In July 2017, Turkey's state-run media agency published sensitive information about U.S. military positions in northern Syria, with some observers speculating that Turkey's government provided the information in retaliation for U.S. support for the YPG. The reporters cited their own observations as sources. John Hudson and Nancy Youssef, "The US Is Furious Turkey Published Location Of US Troops In Syria," BuzzFeed, July 19, 2017.
Dominic Evans and Orhan Coskun, "After military shake-up, Erdogan says Turkey to tackle Kurds in Syria," Reuters, August 7, 2017. The center of much of this speculation is the Kurdish-held canton of Afrin in Syria's northwest, where Turkey was reportedly considering intervention in July 2017 before the deployment of Russian troops in the area. Fehim Tastekin, "Turkey waiting ... and waiting ... to intervene in Afrin," Al-Monitor Turkey Pulse, July 14, 2017.
Aaron Stein and Michelle Foley, "The YPG-PKK Connection," Atlantic Council, January 26, 2016; Amberin Zaman, "Ankara intensifies strikes against YPG, moves to arrest PYD leader," Al-Monitor Turkey Pulse, November 22, 2016.
Liz Sly, "U.S. Military Aid Is Fueling Big Ambitions for Syria's Leftist Kurdish Militia," Washington Post, January 7, 2017.
"Syria War: US Warns over Turkish-Kurdish Violence," BBC, August 29, 2016. In a March 2017 decision that has attracted congressional scrutiny, Turkey revoked the registration of Mercy Corps, a U.S.-based nongovernmental organization that has provided humanitarian assistance to Syrians. One media source claims that Turkey "is widely seen as using Mercy Corps as leverage to get the United States to cease its support for Syrian Kurds." Julian Pecquet, "Congress Wants Answers from Turkey on Shutdown of US Aid Pipeline to Syria," Al-Monitor Congress Pulse, March 15, 2017. Some observers posit that the Mercy Corps case may be part of a broader crackdown on international aid workers. Ruby Mello and Colum Lynch, "Inside Turkey's NGO Purge," Foreign Policy, August 3, 2017.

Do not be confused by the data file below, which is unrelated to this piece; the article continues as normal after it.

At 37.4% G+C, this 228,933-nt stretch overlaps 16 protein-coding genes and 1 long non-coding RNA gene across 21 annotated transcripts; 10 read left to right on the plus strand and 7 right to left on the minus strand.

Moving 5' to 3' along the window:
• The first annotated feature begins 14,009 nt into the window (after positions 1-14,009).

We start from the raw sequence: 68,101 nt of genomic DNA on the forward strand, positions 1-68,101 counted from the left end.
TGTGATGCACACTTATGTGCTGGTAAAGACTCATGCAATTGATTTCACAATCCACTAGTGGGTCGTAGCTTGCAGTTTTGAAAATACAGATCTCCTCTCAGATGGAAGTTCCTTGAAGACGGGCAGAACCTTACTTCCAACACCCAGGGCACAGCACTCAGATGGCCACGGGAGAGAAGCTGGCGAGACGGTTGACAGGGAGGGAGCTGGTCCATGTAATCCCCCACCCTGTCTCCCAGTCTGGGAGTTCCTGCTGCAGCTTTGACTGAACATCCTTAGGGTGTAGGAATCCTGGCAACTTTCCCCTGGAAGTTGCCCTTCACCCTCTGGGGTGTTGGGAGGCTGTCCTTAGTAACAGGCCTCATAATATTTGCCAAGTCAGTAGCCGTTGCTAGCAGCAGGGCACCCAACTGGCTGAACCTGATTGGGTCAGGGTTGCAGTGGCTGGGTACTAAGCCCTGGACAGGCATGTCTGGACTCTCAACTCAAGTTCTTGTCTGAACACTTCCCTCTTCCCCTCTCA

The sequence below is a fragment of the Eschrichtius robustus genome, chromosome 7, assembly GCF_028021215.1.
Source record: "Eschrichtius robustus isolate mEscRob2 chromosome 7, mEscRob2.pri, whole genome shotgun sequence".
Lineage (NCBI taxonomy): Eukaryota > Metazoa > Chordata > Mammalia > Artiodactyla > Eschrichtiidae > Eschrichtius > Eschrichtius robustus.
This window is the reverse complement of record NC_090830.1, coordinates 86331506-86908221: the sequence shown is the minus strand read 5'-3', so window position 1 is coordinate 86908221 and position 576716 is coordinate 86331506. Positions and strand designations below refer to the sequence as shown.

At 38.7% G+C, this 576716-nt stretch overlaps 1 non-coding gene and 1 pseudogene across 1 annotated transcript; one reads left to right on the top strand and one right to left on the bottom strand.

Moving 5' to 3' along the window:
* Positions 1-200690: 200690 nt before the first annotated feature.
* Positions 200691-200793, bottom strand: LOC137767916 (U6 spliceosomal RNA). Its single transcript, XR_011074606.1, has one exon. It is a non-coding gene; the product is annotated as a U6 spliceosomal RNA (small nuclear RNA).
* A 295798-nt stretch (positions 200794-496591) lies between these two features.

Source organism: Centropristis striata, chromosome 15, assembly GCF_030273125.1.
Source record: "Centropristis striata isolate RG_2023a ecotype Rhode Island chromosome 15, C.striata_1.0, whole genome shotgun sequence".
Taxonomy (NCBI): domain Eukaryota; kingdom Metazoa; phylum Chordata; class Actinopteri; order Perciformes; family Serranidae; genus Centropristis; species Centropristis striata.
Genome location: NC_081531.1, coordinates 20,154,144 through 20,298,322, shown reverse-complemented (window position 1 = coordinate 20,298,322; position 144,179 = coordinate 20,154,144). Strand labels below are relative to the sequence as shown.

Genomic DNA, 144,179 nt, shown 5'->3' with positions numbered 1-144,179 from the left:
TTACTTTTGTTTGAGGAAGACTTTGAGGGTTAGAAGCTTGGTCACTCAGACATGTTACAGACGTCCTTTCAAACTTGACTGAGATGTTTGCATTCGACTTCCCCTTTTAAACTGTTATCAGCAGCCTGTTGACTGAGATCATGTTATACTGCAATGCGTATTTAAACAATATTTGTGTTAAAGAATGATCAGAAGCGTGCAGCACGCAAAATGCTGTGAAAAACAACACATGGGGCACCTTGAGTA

Cengiz Candar, "Turkey continues its foreign policy blunders," Al-Monitor Turkey Pulse, May 2, 2017.
Amberin Zaman, "Mattis pledges Erdogan US support against PKK," Al-Monitor Turkey Pulse, August 23, 2017.
Henry Meyer and Selcan Hacaoglu, "U.S. Puts Troops on the Ground in Syria to Blunt Turkish Campaign," Bloomberg, March 8, 2017.
Philip Issa, "Assad Gains Aleppo, but Others Likely to Shape Syria's Fate," Associated Press, December 26, 2016.
See, e.g., Amberin Zaman, "US move to protect YPG could push Turkey into Russia's arms," Al-Monitor Turkey Pulse, May 1, 2017.
Aaron Stein, quoted in Max Fisher, "Turkey, Russia and an Assassination: The Swirling Crises, Explained," New York Times, December 19, 2016; Soner Cagaptay, quoted in Fritz Lodge and Mackenzie Weinger, "An Extremely Vulnerable Turkey," Cipher Brief, December 20, 2016.
Ahmad Majidyar, "Turkey's 'Three Options' in Idlib amid Growing Tehran-Ankara Cooperation," Middle East Institute, August 23, 2017; Ali Hashem, "Iran, Turkey move to re-establish role as regional backbone," Al-Monitor Iran Pulse, August 23, 2017.
"What is behind the hostility between Iran and Turkey?" Al Jazeera, February 26, 2017.
Turkey had previously sought U.S. assistance to establish "safe zones" in Syria, but U.S. officials had expressed reluctance, based largely on various logistical and geopolitical uncertainties regarding which state or nonstate actors would contribute to air and ground forces, and what parameters would govern such forces' deployment.
Fehim Tastekin, "Turkey might have to do its own dirty work at Idlib," Al-Monitor Turkey Pulse, July 30, 2017.
For more on Gulen, the Gulen movement, and the question of possible extradition, see CRS In Focus IF10444, Fethullah Gulen, Turkey, and the United States: A Reference, by [author name scrubbed] and [author name scrubbed].